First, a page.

Ideologies always require government and institutional support. But if history teaches us anything, it is that ideologies that require institutional protection are fundamentally weak things. They can thrive only in an absence of any meaningful rebuttal. They can survive only when they can avoid being challenged. This is particularly true of the “social justice” shibboleths of secularism where only one viewpoint is ever presented in the professional news media; and where only one viewpoint is discussed, taught, spoken, and written. People who step out of line find a mob howling for punishment. Institutions then swing into action against the offenders, sometimes even to their own detriment. One university in my state rejected a large grant of money for a new research centre because a person was involved in the project who had made the claim that poverty was more important than climate change.

Transparently obvious truths cannot be publicly spoken when an ideology is in ascendancy. Questions cannot be asked. Things become unsayable. And the vast mass of people meekly fall into line, sensing the direction of the prevailing wind. Most people find it is altogether safer to capitulate or at least to keep quiet – as Orwell once wrote, to aim to be “free on the inside”. Those who openly chaff under the yoke of the ideology – usually Christians – pay the price for doing so. They are the bigots who must be maligned but never understood. Some activists would have people believe that the Christian faith is an evil, and that their version of godless secularism is mankind’s deliverance. Under such pressures, for the Christian faithful, sometimes it can seem as if the current ideology is permanent and unmovable.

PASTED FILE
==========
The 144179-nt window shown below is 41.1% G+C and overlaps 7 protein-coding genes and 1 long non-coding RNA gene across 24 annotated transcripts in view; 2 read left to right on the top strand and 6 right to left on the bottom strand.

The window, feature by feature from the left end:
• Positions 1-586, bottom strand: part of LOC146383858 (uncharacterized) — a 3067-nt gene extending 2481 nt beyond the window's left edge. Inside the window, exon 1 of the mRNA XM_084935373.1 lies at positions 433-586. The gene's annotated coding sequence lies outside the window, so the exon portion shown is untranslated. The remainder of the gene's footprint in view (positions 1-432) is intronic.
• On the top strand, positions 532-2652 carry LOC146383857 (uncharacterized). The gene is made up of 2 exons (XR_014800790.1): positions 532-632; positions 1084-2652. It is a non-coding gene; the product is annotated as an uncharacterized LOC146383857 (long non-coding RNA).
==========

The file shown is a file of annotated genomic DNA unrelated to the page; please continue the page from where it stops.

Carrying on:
But history teaches us that no ideology and no social arrangement lasts forever. All ideologies, by seeking to create a godless worldview and social practice, are shot through with cancerous contradictions that ultimately destroy the ideology from within. For example, communism could never be realised as Marx dreamed, because it was fundamentally unable to reshape human nature. It was a juvenile idea – that people would labour for the sheer betterment of others and not for their own advancement, and that in time government could thus wither away leaving a workers’ paradise. It was a simplistic childish notion in the extreme (as ideologies generally are), but one reinforced by a monstrous regimen of secret police, torture, massed surveillance, and barbed wire fences. The fences and walls have been a ubiquitous feature of communist regimes, whose leaders have always found it necessary to keep their people from escaping paradise.